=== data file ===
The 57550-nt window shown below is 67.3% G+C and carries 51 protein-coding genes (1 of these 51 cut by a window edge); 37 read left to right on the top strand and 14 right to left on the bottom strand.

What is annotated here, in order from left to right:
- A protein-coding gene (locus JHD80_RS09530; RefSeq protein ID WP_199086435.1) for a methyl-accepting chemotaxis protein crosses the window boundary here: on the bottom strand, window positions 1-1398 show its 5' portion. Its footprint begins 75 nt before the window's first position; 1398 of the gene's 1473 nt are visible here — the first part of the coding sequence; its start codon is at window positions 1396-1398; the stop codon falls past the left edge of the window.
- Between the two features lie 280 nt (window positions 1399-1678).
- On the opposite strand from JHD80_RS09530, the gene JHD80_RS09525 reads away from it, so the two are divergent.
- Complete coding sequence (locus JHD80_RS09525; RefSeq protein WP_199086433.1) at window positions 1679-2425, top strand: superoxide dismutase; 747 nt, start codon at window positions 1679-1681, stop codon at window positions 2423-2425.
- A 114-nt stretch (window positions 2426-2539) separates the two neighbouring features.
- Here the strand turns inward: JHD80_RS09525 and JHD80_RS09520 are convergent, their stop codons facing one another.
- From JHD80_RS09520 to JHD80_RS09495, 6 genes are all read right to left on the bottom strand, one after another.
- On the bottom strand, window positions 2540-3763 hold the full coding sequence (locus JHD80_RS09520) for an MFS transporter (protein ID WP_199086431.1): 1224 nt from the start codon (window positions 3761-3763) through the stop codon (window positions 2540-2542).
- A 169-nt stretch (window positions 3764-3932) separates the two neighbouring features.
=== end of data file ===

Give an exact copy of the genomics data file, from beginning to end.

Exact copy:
The 57550-nt window shown below is 67.3% G+C and carries 51 protein-coding genes (1 of these 51 cut by a window edge); 37 read left to right on the top strand and 14 right to left on the bottom strand.

What is annotated here, in order from left to right:
- A protein-coding gene (locus JHD80_RS09530; RefSeq protein ID WP_199086435.1) for a methyl-accepting chemotaxis protein crosses the window boundary here: on the bottom strand, window positions 1-1398 show its 5' portion. Its footprint begins 75 nt before the window's first position; 1398 of the gene's 1473 nt are visible here — the first part of the coding sequence; its start codon is at window positions 1396-1398; the stop codon falls past the left edge of the window.
- Between the two features lie 280 nt (window positions 1399-1678).
- On the opposite strand from JHD80_RS09530, the gene JHD80_RS09525 reads away from it, so the two are divergent.
- Complete coding sequence (locus JHD80_RS09525; RefSeq protein WP_199086433.1) at window positions 1679-2425, top strand: superoxide dismutase; 747 nt, start codon at window positions 1679-1681, stop codon at window positions 2423-2425.
- A 114-nt stretch (window positions 2426-2539) separates the two neighbouring features.
- Here the strand turns inward: JHD80_RS09525 and JHD80_RS09520 are convergent, their stop codons facing one another.
- From JHD80_RS09520 to JHD80_RS09495, 6 genes are all read right to left on the bottom strand, one after another.
- On the bottom strand, window positions 2540-3763 hold the full coding sequence (locus JHD80_RS09520) for an MFS transporter (protein ID WP_199086431.1): 1224 nt from the start codon (window positions 3761-3763) through the stop codon (window positions 2540-2542).
- A 169-nt stretch (window positions 3764-3932) separates the two neighbouring features.